M4 Margueritte: Trouble All Around, part 3 of 3

That evening, she confessed to Roland.  “I have to go, but I don’t want to leave.  I just got you back.”

“Owien must be about twenty by now.  That is almost grown up, and Elsbeth is what, seventeen?” Roland asked.  “I married you when you were seventeen.  I thought you were very grown up.”

“Owien is nineteen and Elsbeth is eighteen, and I can only imagine the disaster if I left things in their hands, no offence to Owien,” she responded.

“Now, come on.  Elsbeth is a sensible young woman and probably well grown by now.”

Margueritte could not imagine it but said no more about it.  She felt worried about her father, and what her mother would do when he had gone.  She felt glad Jennifer stayed nearby.  Tomberlain told her they built a cottage beside the church, and some others had come since then and were building their own cottages there, in a place that was safe for Christians.  Margueritte thought that one day there would be a nice little town, and it already had a poor section where the serfs had their huts, just down the hill from the barn.  Sometimes she hated the age she lived in.  She rolled over to rest on Roland’s chest.  Then again, she thought, some things were very nice.  Brittany got fussy so she had to get up, and she thought, or not so nice in any age.


Roland gathered a hundred horsemen from the Breton side of the world to accompany Margueritte home.  Boniface would be going with them as far as Paris.  Sigisurd decided to stay on the Saxon border.  She said it felt a land like the place where she grew up, but Margueritte figured Sigisurd and Geoffry would not be single for long.  Horegard and Rosamund had already more or less given their blessing, and even Ingrid seemed to like Sigisurd, and talked to her more than she talked to Margueritte.  Aduan liked everyone, so there was no trouble there, so overall, Margueritte kissed the girl good-bye and sighed as she got up in the wagon that she christened the S. S. Black-n-Blue. 

Relii went with her for the first two days.  Count Adelard was going home, and Herlindis had the good sense to ride on horseback.  Relii bounced with Margueritte for those days, but when they reached the Abbey, Margueritte got left alone with her children.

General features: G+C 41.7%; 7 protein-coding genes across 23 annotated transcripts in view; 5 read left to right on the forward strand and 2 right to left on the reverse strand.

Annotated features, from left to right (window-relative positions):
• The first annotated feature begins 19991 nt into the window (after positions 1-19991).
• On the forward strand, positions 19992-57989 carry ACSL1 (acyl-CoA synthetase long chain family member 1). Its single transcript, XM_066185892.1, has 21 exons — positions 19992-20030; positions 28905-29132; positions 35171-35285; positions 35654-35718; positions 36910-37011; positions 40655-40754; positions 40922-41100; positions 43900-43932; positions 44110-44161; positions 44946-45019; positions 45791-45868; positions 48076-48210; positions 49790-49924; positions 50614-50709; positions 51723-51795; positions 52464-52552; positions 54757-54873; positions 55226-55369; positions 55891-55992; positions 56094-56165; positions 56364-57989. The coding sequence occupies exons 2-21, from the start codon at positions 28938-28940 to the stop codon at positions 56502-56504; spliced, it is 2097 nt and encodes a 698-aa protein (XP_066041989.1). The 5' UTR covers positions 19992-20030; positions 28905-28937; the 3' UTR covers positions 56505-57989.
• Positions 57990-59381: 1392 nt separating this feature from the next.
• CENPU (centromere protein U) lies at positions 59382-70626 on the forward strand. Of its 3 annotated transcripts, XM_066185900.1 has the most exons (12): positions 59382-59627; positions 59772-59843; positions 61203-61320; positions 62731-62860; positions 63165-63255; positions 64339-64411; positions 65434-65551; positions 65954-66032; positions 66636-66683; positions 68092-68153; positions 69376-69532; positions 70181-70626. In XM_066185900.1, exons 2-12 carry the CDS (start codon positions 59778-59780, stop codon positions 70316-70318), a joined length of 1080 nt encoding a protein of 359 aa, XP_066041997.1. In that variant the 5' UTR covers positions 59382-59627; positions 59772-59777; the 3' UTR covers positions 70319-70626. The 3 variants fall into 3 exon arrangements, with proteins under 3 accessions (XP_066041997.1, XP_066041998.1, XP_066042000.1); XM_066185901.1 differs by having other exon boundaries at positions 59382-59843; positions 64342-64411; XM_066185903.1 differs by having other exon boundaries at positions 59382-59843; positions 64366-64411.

Marigold came to visit every day they were along the Meuse River, and Tulip came twice.  After they left the River, Tulip took over the visits and stayed with her, at least during the day, every day, until they reached Paris.  

They stopped in Paris for a time.  Margueritte saw that Boniface got well taken care of, and she also got treated well, going back to the same house Charles owned on the left bank of the Seine, the house with the servants.  Rotrude, Charles wife, was not there, but the servants did not question her being there.

Margueritte took the time to visit several local blacksmiths and three saddleries while she was in town.  It was not easy to do with the children along, but she found a young woman to help.  Her name was Giselle, and her family came from Vascon, and came to Paris a generation ago by way of Orleans.  The children seemed to like her, so Margueritte hired her to be an au-pair, though no one knew what that was.  Then Margueritte found out what it would take to make a better saddle, one with stirrups, and how much it would cost to make real lances, a shield to balance the other side, and gauntlets to hold them.  She had samples made of each, found a horse that could carry all that weight, and made Captain Wulfram ride the horse and get used to the equipment.

“My arms will fall off by the time we reach Little Britain,” Wulfram said.

“So you know better how you need to train the rest of the men,” she answered, and she crawled into the wagon.  

For the next three days, Wulfram complained that he could see no military value in what she asked him and his men to do.  “We have horsemen who can ride around an enemy flank and strike where least expected.  All this equipment would make that impossible.  They would hear us clinking and clanking from a mile away.”

“But your horsemen dismount to fight on foot.  With this, you can fight from horseback.”

“That’s crazy.  You can’t fight a man from the back of a horse.  A man can move and turn.  A horse can’t keep up.”

“You will see, when the time comes,” Margueritte insisted.

When they arrived at Margueritte’s manor home, the spring came in full bloom, and Captain Wulfram had only one thing to say.  “Well, at least my sword doesn’t feel as heavy as it used to.”

“You will see,” Margueritte insisted, and she pointed Wulfram and his hundred horse back down the road they just came up.  “Down the hill where the grassland flattens out.  Try and keep your camp to the right side of the road.  We will need the long field for practice.”

“Sorry Margueritte.  Now that we have delivered you, we need to get back to Charles in Saxony.”

“No,” Margueritte interrupted the man.  “I stood right there.  Charles clearly said you were to stay with me until I dismissed you.  Well, you are not dismissed.  Even under the watchful eye of Charles and Roland, I have been kidnapped twice and held for hostage, and I would have been kidnapped a third time by the Saxons if I hadn’t found a way out of that dilemma.  No, captain.  You are not dismissed.  You camp right here.”  She turned away from the captain and spoke to the teamsters who were holding the wagon.  “Lambert and Folmar, just stay here and relax for a bit.  I’ll let you know where to take things in a minute.”